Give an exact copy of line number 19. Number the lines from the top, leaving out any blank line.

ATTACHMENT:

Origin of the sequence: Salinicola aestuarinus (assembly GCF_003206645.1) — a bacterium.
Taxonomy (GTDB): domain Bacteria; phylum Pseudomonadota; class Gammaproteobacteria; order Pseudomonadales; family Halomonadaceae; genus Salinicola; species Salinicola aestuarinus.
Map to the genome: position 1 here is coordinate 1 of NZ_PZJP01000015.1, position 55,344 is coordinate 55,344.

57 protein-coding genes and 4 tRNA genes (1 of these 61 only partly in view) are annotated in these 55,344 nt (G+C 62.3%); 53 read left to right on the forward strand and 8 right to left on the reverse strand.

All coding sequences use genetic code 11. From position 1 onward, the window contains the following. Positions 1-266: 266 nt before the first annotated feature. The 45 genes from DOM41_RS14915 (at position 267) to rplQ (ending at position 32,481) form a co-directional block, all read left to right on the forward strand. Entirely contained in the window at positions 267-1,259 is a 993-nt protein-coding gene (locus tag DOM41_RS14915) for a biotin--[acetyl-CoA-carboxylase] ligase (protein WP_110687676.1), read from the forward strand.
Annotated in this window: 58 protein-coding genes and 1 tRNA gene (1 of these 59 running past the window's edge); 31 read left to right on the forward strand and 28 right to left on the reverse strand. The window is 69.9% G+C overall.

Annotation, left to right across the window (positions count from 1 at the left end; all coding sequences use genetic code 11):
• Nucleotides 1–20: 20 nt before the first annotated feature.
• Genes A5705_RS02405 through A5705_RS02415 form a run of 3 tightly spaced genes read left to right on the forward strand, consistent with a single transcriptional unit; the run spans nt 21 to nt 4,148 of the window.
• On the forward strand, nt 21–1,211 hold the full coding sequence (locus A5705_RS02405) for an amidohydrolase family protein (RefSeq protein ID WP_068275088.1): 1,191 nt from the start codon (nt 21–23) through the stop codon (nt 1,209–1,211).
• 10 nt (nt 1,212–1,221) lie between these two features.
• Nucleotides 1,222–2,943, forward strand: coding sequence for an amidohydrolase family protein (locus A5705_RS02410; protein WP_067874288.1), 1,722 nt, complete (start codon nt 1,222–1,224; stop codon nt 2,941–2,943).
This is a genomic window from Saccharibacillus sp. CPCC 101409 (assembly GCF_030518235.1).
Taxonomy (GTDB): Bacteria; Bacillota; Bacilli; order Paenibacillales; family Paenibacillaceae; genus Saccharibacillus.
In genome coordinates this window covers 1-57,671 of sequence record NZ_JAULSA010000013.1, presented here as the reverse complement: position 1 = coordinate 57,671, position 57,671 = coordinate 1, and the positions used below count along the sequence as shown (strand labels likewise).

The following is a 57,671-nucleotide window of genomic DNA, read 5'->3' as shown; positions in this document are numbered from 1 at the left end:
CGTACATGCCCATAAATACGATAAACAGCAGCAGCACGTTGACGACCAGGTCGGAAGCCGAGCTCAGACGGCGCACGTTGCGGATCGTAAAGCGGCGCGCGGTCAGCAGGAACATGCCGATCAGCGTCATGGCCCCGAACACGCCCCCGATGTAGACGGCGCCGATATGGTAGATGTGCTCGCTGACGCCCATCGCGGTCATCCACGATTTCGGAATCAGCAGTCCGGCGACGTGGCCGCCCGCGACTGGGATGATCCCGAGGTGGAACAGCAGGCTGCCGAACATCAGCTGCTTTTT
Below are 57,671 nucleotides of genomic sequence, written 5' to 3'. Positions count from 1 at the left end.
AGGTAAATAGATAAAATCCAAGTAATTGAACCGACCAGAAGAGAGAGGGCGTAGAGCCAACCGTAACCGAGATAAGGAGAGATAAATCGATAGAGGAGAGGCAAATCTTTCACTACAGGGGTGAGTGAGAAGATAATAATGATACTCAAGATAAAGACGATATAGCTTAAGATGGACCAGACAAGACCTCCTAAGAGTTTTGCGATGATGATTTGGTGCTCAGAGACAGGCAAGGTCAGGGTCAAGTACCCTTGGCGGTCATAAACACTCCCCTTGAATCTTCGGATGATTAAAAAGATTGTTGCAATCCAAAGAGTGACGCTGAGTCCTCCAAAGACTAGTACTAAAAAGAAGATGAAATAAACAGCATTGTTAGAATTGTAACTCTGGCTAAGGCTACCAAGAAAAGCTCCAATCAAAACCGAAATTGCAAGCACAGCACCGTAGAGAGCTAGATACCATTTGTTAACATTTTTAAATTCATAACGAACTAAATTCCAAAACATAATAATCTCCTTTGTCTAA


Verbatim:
AGGTAAATAGATAAAATCCAAGTAATTGAACCGACCAGAAGAGAGAGGGCGTAGAGCCAACCGTAACCGAGATAAGGAGAGATAAATCGATAGAGGAGAGGCAAATCTTTCACTACAGGGGTGAGTGAGAAGATAATAATGATACTCAAGATAAAGACGATATAGCTTAAGATGGACCAGACAAGACCTCCTAAGAGTTTTGCGATGATGATTTGGTGCTCAGAGACAGGCAAGGTCAGGGTCAAGTACCCTTGGCGGTCATAAACACTCCCCTTGAATCTTCGGATGATTAAAAAGATTGTTGCAATCCAAAGAGTGACGCTGAGTCCTCCAAAGACTAGTACTAAAAAGAAGATGAAATAAACAGCATTGTTAGAATTGTAACTCTGGCTAAGGCTACCAAGAAAAGCTCCAATCAAAACCGAAATTGCAAGCACAGCACCGTAGAGAGCTAGATACCATTTGTTAACATTTTTAAATTCATAACGAACTAAATTCCAAAACATAATAATCTCCTTTGTCTAA